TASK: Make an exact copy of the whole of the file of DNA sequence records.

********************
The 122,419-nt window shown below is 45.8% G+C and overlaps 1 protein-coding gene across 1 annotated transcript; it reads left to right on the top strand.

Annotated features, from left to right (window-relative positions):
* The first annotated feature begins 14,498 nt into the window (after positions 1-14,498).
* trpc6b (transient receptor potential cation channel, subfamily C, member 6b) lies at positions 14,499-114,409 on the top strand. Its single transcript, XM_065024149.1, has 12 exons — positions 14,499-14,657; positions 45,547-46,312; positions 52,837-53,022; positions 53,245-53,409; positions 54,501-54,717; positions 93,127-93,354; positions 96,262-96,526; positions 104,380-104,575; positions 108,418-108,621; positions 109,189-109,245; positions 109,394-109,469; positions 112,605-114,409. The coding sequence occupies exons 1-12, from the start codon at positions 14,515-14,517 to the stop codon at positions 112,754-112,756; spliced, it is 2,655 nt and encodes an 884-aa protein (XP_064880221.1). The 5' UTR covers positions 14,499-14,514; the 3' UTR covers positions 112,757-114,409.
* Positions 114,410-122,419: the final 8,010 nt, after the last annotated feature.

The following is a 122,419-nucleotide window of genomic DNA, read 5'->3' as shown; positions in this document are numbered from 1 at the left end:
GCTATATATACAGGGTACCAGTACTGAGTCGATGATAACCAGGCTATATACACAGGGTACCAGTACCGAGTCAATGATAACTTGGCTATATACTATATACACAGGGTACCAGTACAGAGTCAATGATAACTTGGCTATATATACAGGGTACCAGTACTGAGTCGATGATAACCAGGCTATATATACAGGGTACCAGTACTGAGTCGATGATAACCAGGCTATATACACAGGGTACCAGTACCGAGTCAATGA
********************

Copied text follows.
The 122,419-nt window shown below is 45.8% G+C and overlaps 1 protein-coding gene across 1 annotated transcript; it reads left to right on the top strand.

Annotated features, from left to right (window-relative positions):
* The first annotated feature begins 14,498 nt into the window (after positions 1-14,498).
* trpc6b (transient receptor potential cation channel, subfamily C, member 6b) lies at positions 14,499-114,409 on the top strand. Its single transcript, XM_065024149.1, has 12 exons — positions 14,499-14,657; positions 45,547-46,312; positions 52,837-53,022; positions 53,245-53,409; positions 54,501-54,717; positions 93,127-93,354; positions 96,262-96,526; positions 104,380-104,575; positions 108,418-108,621; positions 109,189-109,245; positions 109,394-109,469; positions 112,605-114,409. The coding sequence occupies exons 1-12, from the start codon at positions 14,515-14,517 to the stop codon at positions 112,754-112,756; spliced, it is 2,655 nt and encodes an 884-aa protein (XP_064880221.1). The 5' UTR covers positions 14,499-14,514; the 3' UTR covers positions 112,757-114,409.
* Positions 114,410-122,419: the final 8,010 nt, after the last annotated feature.

The following is a 122,419-nucleotide window of genomic DNA, read 5'->3' as shown; positions in this document are numbered from 1 at the left end:
GCTATATATACAGGGTACCAGTACTGAGTCGATGATAACCAGGCTATATACACAGGGTACCAGTACCGAGTCAATGATAACTTGGCTATATACTATATACACAGGGTACCAGTACAGAGTCAATGATAACTTGGCTATATATACAGGGTACCAGTACTGAGTCGATGATAACCAGGCTATATATACAGGGTACCAGTACTGAGTCGATGATAACCAGGCTATATACACAGGGTACCAGTACCGAGTCAATGA